Another quote:

Few attribute the fumbling with the patrol car radio to Callaway. In a 1977 HSCA interview Bowley stated, "The radio of the scout car was on and the Mexican man was attempting to use it to call for help." This man was Benavides. Callaway is usually named as the person who made an improbable second citizen call after the ambulance left the scene (Kimbrough/Shearer #s 954 & 956).

 

"The purported shortcut across the front yard of the Davis residence and exit through the shrubbery is not a foregone conclusion. Many saw the killer proceed to the corner of Patton & 10th, turn left at this corner, and leave the area via the alley."

 

Nonsense.

 

No one saw the killer leave the area via the alley.

 

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For me, the problem with the Tippit shooting has always been the ID of the shells as being from an automatic pistol, by DPD Sgt. Gerald Hill.

I have only known two cops in my life, but both knew a lot about guns and ammo (stock in trade after all) and both regarded a crime against a fellow officer as most serious.

Beyond dispute, after viewing the shells found near the Tippit murder, Sgt. Hill got on the police radio and said, "the shells at the scene indicate that the suspect is armed with an automatic .38."

In a 1986 interview, Hill said he knew the shells were .38-caliber shells because he picked one of them up and examined it.

Automatic .38 shells, on the bottom, are imprinted very clearly with the word "auto." 

It defies imagination that a police sergeant would look at an evidence shell at the scene of a brutal murder of a fellow officer, and then get on the police radio describe the shell type exactly wrong.  A murder is serious business, and a murder of fellow officer the most serious of all. 

There are not a myriad of shell types. There is revolver and auto. It is not a bewildering topic taking years to master. 

The Sgt. Hill situation strongly suggests evidence was switched around after the fact.  

 

 

 

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1 hour ago, Ron Bulman said:

This is Really interesting and informative to scroll through slowly and read regarding the Tippit assassination.  Pictures I've never seen before.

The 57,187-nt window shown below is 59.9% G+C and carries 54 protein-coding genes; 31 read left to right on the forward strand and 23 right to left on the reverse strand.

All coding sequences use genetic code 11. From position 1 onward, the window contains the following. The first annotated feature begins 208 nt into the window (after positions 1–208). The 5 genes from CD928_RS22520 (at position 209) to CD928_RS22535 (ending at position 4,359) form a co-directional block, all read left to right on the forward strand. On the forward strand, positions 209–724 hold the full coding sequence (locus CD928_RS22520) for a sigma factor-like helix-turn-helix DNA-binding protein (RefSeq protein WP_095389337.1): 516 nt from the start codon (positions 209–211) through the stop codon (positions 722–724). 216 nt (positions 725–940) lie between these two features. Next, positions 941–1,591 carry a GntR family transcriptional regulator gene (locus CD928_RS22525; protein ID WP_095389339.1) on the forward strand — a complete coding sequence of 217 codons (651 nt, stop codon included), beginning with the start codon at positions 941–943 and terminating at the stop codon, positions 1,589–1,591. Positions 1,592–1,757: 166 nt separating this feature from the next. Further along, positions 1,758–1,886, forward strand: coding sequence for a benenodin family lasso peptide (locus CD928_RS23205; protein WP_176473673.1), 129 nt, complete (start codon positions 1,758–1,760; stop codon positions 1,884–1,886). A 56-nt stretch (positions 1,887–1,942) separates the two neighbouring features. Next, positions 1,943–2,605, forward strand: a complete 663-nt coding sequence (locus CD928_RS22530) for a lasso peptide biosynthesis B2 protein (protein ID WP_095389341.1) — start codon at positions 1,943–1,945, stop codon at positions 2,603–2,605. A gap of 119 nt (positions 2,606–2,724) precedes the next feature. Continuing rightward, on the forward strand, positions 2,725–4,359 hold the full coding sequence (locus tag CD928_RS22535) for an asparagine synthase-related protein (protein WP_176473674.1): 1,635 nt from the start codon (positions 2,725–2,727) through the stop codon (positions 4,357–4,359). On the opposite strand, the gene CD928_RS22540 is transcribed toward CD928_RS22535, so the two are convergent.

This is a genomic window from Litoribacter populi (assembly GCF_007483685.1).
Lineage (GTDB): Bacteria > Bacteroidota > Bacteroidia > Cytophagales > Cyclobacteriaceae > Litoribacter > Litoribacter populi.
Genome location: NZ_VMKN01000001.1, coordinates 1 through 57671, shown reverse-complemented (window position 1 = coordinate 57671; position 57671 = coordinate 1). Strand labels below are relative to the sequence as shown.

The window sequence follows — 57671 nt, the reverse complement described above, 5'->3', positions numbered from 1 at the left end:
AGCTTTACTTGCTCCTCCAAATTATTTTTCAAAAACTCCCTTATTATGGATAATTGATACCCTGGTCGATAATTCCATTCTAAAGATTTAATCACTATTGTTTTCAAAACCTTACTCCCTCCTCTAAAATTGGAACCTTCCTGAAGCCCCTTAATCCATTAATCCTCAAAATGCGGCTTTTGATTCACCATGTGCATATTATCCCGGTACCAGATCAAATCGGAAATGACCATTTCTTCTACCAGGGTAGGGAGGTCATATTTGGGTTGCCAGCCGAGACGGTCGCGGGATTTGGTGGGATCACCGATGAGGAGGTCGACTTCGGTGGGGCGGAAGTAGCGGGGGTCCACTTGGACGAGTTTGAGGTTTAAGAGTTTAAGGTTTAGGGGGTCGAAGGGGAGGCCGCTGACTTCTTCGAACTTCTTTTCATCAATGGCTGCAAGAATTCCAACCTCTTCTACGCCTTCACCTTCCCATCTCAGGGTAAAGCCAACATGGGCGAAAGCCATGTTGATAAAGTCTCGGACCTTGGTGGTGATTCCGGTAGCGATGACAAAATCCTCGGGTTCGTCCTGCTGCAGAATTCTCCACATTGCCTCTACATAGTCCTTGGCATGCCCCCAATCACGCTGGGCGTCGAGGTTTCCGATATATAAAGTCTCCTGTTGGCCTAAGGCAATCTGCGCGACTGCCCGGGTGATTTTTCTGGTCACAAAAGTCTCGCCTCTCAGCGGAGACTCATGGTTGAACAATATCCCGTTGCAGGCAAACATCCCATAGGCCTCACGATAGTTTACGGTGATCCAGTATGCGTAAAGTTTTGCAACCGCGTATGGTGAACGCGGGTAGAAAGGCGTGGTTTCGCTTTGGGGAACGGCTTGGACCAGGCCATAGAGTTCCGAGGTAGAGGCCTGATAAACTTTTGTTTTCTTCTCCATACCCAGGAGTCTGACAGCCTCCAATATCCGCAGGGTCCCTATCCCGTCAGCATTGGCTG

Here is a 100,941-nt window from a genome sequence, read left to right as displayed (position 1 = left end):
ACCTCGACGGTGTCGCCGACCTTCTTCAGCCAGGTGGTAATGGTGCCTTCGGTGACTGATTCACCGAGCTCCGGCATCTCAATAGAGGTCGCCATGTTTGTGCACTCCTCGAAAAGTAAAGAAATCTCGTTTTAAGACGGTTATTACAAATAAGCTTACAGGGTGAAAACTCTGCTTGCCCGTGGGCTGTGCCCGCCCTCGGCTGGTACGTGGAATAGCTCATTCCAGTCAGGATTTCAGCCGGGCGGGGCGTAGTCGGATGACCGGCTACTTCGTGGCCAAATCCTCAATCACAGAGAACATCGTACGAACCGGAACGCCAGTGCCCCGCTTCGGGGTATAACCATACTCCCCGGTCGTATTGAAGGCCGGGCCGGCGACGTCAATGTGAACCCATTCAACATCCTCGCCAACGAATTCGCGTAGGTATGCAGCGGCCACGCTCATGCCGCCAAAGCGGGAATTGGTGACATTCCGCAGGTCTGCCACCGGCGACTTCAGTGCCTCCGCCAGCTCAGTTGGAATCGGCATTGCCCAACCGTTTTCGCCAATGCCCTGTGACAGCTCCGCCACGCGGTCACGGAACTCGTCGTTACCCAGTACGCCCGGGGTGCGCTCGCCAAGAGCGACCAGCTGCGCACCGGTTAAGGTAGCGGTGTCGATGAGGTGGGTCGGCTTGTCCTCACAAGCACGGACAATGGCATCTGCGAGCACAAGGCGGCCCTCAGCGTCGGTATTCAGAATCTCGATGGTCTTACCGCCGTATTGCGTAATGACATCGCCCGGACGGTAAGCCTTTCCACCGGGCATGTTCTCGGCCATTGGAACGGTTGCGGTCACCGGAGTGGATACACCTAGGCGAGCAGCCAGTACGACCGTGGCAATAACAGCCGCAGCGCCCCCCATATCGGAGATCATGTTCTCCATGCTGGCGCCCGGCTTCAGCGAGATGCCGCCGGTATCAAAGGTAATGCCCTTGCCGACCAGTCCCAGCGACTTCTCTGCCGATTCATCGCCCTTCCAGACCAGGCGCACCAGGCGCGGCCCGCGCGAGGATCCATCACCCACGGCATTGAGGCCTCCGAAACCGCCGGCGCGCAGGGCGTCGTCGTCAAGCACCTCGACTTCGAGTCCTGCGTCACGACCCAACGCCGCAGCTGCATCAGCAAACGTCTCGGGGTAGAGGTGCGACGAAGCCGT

Commission Document 630 - FBI Letter from Director of 26 Mar 1964 w/ Attached Reports (maryferrell.org)

I agree, Ron. It's a very good resource. I discovered the CD630 Tippit document in 2017, and culled my favorite photos from it here:

http://jfk-archives.blogspot.com/2017/04/photos-of-tippit-murder-scene.html

Along similar lines, you might want to also check out CD496 and CD497. Lots of rare photos in those FBI "booklets" too:

http://maryferrell.org / CD496 / Texas School Book Depository (Photos, Floor Plans, & Parking Lots)

http://maryferrell.org / CD497 / Paine & Randle Home (Photos, Floor Plans, Street Diagrams, & Route Map)

Many thanks go out to the Mary Ferrell website for making so many rare documents publicly available for free.

 

Edited by David Von Pein
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4 hours ago, David Von Pein said:

I agree, Ron. It's a very good resource. I discovered the CD630 Tippit document in 2017, and culled my favorite photos from it here:

http://jfk-archives.blogspot.com/2017/04/photos-of-tippit-murder-scene.html

Along similar lines, you might want to also check out CD496 and CD497. Lots of rare photos in those FBI "booklets" too:

http://maryferrell.org / CD496 / Texas School Book Depository (Photos, Floor Plans, & Parking Lots)

http://maryferrell.org / CD497 / Paine & Randle Home (Photos, Floor Plans, Street Diagrams, & Route Map)

Many thanks go out to the Mary Ferrell website for making so many rare documents publicly available for free.

 

Cool photos. Pity they are in black and white. Unless they were taken in color and only published in the WCR in black and white? Wishful thinking maybe.

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16 hours ago, Bill Brown said:

"The purported shortcut across the front yard of the Davis residence and exit through the shrubbery is not a foregone conclusion. Many saw the killer proceed to the corner of Patton & 10th, turn left at this corner, and leave the area via the alley."

 

Nonsense.

 

No one saw the killer leave the area via the alley.

Your quotations are stylistic eyesores -- bold, red, italics. What next -- enlarged font?

Learn how to use the forum's built-in quote facility to cleanse away this ugliness, followed by evidence evaluation and presenting a coherent argument based on carefully researched conclusions.